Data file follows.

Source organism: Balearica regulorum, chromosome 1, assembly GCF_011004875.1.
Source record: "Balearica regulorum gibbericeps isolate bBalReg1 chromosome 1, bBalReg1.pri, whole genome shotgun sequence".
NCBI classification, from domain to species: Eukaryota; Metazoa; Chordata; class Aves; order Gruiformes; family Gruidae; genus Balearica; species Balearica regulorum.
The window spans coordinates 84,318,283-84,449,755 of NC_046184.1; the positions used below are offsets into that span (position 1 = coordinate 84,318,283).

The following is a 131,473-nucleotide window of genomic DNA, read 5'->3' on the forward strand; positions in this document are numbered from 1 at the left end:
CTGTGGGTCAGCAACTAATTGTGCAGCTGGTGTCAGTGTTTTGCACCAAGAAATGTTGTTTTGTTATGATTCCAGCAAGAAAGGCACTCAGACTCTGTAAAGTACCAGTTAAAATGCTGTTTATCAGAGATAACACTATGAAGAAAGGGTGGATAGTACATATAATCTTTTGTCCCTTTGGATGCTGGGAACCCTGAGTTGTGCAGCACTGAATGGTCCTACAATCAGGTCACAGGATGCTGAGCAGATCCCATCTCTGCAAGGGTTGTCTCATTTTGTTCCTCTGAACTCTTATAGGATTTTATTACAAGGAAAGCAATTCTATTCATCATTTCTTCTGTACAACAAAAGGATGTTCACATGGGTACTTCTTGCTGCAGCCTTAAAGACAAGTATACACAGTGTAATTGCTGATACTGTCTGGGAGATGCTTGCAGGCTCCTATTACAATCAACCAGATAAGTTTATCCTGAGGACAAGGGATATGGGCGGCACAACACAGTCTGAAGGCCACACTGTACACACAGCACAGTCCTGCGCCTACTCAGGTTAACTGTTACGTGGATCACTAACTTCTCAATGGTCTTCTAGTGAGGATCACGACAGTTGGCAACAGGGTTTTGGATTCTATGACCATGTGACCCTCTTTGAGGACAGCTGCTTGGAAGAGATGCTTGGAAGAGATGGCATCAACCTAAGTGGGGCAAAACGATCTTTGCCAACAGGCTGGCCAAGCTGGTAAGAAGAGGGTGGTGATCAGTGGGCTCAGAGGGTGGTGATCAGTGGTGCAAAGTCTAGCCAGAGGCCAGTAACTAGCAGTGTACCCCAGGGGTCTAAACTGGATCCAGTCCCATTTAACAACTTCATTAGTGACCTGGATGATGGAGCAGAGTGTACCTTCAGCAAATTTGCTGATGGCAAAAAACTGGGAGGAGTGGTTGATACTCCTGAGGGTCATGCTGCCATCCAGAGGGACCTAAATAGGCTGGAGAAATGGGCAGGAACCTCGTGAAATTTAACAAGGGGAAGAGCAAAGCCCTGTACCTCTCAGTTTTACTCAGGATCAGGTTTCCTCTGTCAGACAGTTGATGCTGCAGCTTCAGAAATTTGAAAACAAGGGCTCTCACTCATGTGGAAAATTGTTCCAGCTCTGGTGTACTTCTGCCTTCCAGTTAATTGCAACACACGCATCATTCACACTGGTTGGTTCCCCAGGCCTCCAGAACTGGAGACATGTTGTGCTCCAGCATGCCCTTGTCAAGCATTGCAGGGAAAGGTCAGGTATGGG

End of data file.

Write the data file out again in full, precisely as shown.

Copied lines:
Source organism: Balearica regulorum, chromosome 1, assembly GCF_011004875.1.
Source record: "Balearica regulorum gibbericeps isolate bBalReg1 chromosome 1, bBalReg1.pri, whole genome shotgun sequence".
NCBI classification, from domain to species: Eukaryota; Metazoa; Chordata; class Aves; order Gruiformes; family Gruidae; genus Balearica; species Balearica regulorum.
The window spans coordinates 84,318,283-84,449,755 of NC_046184.1; the positions used below are offsets into that span (position 1 = coordinate 84,318,283).

The following is a 131,473-nucleotide window of genomic DNA, read 5'->3' on the forward strand; positions in this document are numbered from 1 at the left end:
CTGTGGGTCAGCAACTAATTGTGCAGCTGGTGTCAGTGTTTTGCACCAAGAAATGTTGTTTTGTTATGATTCCAGCAAGAAAGGCACTCAGACTCTGTAAAGTACCAGTTAAAATGCTGTTTATCAGAGATAACACTATGAAGAAAGGGTGGATAGTACATATAATCTTTTGTCCCTTTGGATGCTGGGAACCCTGAGTTGTGCAGCACTGAATGGTCCTACAATCAGGTCACAGGATGCTGAGCAGATCCCATCTCTGCAAGGGTTGTCTCATTTTGTTCCTCTGAACTCTTATAGGATTTTATTACAAGGAAAGCAATTCTATTCATCATTTCTTCTGTACAACAAAAGGATGTTCACATGGGTACTTCTTGCTGCAGCCTTAAAGACAAGTATACACAGTGTAATTGCTGATACTGTCTGGGAGATGCTTGCAGGCTCCTATTACAATCAACCAGATAAGTTTATCCTGAGGACAAGGGATATGGGCGGCACAACACAGTCTGAAGGCCACACTGTACACACAGCACAGTCCTGCGCCTACTCAGGTTAACTGTTACGTGGATCACTAACTTCTCAATGGTCTTCTAGTGAGGATCACGACAGTTGGCAACAGGGTTTTGGATTCTATGACCATGTGACCCTCTTTGAGGACAGCTGCTTGGAAGAGATGCTTGGAAGAGATGGCATCAACCTAAGTGGGGCAAAACGATCTTTGCCAACAGGCTGGCCAAGCTGGTAAGAAGAGGGTGGTGATCAGTGGGCTCAGAGGGTGGTGATCAGTGGTGCAAAGTCTAGCCAGAGGCCAGTAACTAGCAGTGTACCCCAGGGGTCTAAACTGGATCCAGTCCCATTTAACAACTTCATTAGTGACCTGGATGATGGAGCAGAGTGTACCTTCAGCAAATTTGCTGATGGCAAAAAACTGGGAGGAGTGGTTGATACTCCTGAGGGTCATGCTGCCATCCAGAGGGACCTAAATAGGCTGGAGAAATGGGCAGGAACCTCGTGAAATTTAACAAGGGGAAGAGCAAAGCCCTGTACCTCTCAGTTTTACTCAGGATCAGGTTTCCTCTGTCAGACAGTTGATGCTGCAGCTTCAGAAATTTGAAAACAAGGGCTCTCACTCATGTGGAAAATTGTTCCAGCTCTGGTGTACTTCTGCCTTCCAGTTAATTGCAACACACGCATCATTCACACTGGTTGGTTCCCCAGGCCTCCAGAACTGGAGACATGTTGTGCTCCAGCATGCCCTTGTCAAGCATTGCAGGGAAAGGTCAGGTATGGG